Dr. Hood's research has focused on the study of molecular immunology, biotechnology, and genomics. His professional career began at Caltech where he and his colleagues pioneered four instruments - the DNA gene sequencer and synthesizer, and the protein synthesizer and sequencer - which comprise the technological foundation for contemporary molecular biology. In particular, the DNA sequencer has revolutionised genomics by allowing the rapid automated sequencing of DNA, which played a crucial role in contributing to the successful mapping of the human genome during the 1990s. In 1992, Dr. Hood moved to the University of Washington as founder and Chairman of the cross-disciplinary Department of Molecular Biotechnology. In 2000, he co-founded the Institute for Systems Biology in Seattle, Washington to pioneer systems approaches to biology and medicine.
Most recently, Dr. Hood was elected to the Inventors Hall of Fame for the automated DNA sequencer. In addition, his lifelong contributions to biotechnology have earned him the 2006 Heinz Award in Technology, the Economy and Employment for his extraordinary breakthroughs in biomedical science at the genetic level; the prestigious 2004 Biotechnology Heritage Award; the esteemed 2003 Association for Molecular Pathology (AMP) Award for Excellence in Molecular Diagnostics; and the 2003 Lemelson-MIT Prize for Innovation and Invention. He was also awarded the 2002 Kyoto Prize in Advanced Technology, and the 1987 Lasker Prize for his studies on the mechanism of immune diversity. He has published more than 600 peer-reviewed papers, received 14 patents, and has co-authored textbooks in biochemistry, immunology, molecular biology, and genetics.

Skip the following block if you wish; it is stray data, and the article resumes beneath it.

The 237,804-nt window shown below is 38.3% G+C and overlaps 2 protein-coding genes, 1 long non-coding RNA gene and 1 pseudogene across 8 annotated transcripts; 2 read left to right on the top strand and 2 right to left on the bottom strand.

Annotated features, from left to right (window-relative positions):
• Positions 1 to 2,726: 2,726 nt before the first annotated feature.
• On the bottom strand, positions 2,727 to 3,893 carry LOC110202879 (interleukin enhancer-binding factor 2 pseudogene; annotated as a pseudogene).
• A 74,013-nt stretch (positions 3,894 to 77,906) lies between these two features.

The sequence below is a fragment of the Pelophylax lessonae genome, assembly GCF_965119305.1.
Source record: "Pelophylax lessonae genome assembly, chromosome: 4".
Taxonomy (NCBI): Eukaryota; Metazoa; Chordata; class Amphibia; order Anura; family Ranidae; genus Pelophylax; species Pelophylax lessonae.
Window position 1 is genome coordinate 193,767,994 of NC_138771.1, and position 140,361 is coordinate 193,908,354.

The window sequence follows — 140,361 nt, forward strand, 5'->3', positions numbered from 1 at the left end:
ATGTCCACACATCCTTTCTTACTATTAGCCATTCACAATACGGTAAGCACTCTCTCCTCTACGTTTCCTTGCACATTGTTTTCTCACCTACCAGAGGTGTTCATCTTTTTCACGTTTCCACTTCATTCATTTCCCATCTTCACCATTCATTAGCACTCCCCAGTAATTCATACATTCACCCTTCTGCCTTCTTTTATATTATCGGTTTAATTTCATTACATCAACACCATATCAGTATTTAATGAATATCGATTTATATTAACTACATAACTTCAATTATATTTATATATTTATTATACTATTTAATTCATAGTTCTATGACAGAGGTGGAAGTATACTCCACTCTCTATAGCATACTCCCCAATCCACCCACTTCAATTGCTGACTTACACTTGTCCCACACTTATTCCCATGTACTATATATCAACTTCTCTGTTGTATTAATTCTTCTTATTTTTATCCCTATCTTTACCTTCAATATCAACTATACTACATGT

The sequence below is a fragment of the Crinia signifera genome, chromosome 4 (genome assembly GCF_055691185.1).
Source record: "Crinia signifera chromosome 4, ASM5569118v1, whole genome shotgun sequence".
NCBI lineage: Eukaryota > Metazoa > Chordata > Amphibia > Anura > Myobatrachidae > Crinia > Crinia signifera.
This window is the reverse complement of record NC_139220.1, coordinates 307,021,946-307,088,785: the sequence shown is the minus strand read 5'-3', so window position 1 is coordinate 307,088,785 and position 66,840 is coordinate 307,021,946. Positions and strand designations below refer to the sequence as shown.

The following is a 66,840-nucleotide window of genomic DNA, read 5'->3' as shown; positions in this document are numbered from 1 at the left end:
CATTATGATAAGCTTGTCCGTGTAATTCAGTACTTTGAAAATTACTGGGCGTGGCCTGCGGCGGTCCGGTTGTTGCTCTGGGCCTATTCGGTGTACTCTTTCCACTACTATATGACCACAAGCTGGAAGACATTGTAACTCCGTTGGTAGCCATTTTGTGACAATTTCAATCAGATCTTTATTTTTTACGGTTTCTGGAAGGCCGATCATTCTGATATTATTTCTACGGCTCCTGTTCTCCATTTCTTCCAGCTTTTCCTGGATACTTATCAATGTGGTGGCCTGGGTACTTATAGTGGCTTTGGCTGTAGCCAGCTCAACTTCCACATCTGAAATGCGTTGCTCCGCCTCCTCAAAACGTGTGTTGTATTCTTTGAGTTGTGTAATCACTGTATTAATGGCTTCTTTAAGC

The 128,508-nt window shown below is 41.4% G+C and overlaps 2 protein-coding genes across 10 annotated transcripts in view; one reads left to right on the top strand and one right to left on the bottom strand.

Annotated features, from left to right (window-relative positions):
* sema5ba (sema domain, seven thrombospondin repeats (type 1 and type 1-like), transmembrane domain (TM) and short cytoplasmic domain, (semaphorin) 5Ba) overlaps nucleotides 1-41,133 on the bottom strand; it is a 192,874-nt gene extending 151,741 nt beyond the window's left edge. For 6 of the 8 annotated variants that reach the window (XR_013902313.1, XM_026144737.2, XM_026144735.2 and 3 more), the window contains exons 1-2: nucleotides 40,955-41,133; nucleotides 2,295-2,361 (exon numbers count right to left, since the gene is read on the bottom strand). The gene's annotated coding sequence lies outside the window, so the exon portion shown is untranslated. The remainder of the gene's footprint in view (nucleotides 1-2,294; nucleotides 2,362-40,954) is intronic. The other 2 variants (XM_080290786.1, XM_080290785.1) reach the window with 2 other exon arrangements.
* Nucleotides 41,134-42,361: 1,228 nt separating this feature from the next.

Dr. Hood is a member of the National Academy of Sciences, the American Philosophical Society, the American Association of Arts and Sciences, the Institute of Medicine and the National Academy of Engineering. He is one of seven (of more than 6,000 members) scientists elected to all three academies (NAS, NAE and IOM). Dr. Hood has also played a role in founding more than 14 biotechnology companies, including Amgen, Applied Biosystems, Systemix, Darwin and Rosetta. He is currently pioneering systems medicine and the systems approach to disease.
Systems medicine, the emergence of predictive, personalised, preventive and participatory (P4) medicine and the impact of P4 medicine on society
The challenge for biology in the 21st century is the need to deal with its incredible complexity. One powerful way to think of biology is to view it as an informational science. This view leads to the conclusion that biological information is captured, mined, integrated and finally executed by biological networks. Hence the challenge in understanding biological complexity is that of deciphering the operation of dynamic biological networks across the three time scales of life - evolution, development and physiological responses. Systems approaches to biology are focused on delineating and deciphering dynamic biological networks and their interactions with simple and complex molecular machines.
I will focus on our efforts at a systems approach to disease - looking at prion disease and cancer. I will also discuss the emerging technologies (measurement and visualisation) that will transform medicine over the next 10 years. It appears that systems medicine, together with pioneering changes in DNA sequencing (Next Gen sequencing) and blood protein measurements (nanotechnology) as well as the development of powerful new computational and mathematical tools will transform medicine over the next 5-20 years from its currently reactive state to a mode that is predictive, personalised, preventive and participatory (P4). This will in turn lead to the digitalisation of medicine - with ultimately a profound decrease in the cost of healthcare. It will also transform the business strategies for virtually every sector of the health care industry.
These considerations have led ISB to begin formulating a series of national and international strategic partnerships that are focused on making P4 medicine a reality. I will discuss some of these strategic partnerships and the implications arising from the globalisation of science.